Who Needs Love When You Can Go Shopping?

Chinese singletons blow $5.7 billion in an online shopping spree on one insane day

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Employees of Tmall.com work at Alibaba Headquarters on Nov. 11, 2013 in Hangzhou, China. Singles' Day has become China's Cyber Monday

Chinese shoppers spent a massive 35 billion yuan — that’s $5.7 billion — in an online shopping spree timed to coincide with the country’s Singles’ Day. That’s more than double what Americans spent on Cyber Monday last year and 80% over last year’s sales.

Observed each year on 11/11 — the lnumerals are said to resemble bare branches, a Chinese term for bachelors — Singles’ Day started in the 1990s as a kind of anti–Valentine’s Day, marked with dinner or drinks among unmarried friends. Over the past few years, online shopping giant Alibaba turned the wistful occasion into a bargain-hunting bonanza, capitalizing on young consumers with disposable income. In a country where males outnumber females by about 34 million, there are plenty of lonely hearts to go around. And they love to shop online.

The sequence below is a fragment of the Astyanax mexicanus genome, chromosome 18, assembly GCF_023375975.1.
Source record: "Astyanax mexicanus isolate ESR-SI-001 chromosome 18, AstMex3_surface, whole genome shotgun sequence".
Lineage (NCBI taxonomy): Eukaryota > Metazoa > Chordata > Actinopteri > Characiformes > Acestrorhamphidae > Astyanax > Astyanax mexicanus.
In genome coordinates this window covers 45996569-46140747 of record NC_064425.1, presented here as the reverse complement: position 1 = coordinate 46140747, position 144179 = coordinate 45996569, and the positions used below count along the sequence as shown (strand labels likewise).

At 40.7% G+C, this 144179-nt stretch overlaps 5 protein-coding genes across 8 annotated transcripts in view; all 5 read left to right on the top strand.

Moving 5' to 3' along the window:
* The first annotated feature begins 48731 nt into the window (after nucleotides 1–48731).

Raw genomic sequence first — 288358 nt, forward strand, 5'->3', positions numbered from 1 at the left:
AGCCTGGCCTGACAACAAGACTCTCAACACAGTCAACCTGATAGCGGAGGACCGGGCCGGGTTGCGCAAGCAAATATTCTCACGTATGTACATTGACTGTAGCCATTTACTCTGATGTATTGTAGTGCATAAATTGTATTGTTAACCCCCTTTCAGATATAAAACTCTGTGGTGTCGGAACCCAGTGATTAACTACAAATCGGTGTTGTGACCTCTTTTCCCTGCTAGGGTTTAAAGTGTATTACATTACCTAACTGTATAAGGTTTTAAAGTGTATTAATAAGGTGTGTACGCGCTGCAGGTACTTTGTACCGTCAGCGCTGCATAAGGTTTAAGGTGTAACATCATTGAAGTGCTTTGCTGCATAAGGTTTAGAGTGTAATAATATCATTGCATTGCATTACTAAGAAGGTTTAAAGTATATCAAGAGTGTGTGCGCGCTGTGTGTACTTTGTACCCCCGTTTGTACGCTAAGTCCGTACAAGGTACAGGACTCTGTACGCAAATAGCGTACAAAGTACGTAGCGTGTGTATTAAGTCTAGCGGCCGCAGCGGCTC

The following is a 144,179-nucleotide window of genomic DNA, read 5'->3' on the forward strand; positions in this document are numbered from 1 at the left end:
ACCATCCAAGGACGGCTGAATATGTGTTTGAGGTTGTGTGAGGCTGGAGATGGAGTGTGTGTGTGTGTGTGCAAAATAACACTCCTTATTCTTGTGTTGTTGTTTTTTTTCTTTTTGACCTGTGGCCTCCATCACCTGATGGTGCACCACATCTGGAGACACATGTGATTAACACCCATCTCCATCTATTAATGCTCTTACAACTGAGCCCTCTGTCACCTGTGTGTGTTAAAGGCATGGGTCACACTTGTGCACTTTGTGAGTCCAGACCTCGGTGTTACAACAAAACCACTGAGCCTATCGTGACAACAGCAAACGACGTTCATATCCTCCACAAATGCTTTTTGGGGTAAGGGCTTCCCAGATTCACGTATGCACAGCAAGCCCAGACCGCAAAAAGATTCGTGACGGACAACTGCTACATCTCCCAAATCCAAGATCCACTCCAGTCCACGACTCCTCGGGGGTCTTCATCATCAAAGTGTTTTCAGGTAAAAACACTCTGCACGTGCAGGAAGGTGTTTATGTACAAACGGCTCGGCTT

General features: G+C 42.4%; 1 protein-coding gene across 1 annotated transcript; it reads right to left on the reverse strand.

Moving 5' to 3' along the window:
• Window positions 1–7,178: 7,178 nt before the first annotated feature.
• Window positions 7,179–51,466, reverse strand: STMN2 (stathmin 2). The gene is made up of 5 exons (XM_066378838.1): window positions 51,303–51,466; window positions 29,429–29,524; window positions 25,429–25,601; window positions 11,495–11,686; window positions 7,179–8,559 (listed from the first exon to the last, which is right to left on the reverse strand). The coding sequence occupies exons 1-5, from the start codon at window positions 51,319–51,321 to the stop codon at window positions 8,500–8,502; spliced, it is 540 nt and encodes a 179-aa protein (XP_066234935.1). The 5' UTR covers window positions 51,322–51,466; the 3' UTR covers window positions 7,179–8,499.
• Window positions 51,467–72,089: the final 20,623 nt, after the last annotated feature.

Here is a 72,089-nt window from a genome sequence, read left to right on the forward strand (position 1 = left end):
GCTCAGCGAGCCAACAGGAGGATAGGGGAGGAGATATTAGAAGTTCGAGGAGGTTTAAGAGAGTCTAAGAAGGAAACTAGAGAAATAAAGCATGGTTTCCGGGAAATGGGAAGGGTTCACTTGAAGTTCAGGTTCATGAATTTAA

This year on “Double 11,” Alibaba’s sites, led by Taobao and Tmall, received more than 400 million unique visitors as people logged on to scoop up everything from mobile phones to “boyfriend” pillows. One woman paid an $820,000 deposit for a 13.3-carat diamond ring worth $3.3 million, according to state media reports. Other purchases were more quotidian: Alibaba says it sold 2 million pairs of underwear and 1.6 million bras — all before lunchtime.

The success of this year’s Singles’ Day sale will no doubt bolster Alibaba, which is heading into a closely watched IPO. For China’s singles, tomorrow’s another day — to shop if not love.

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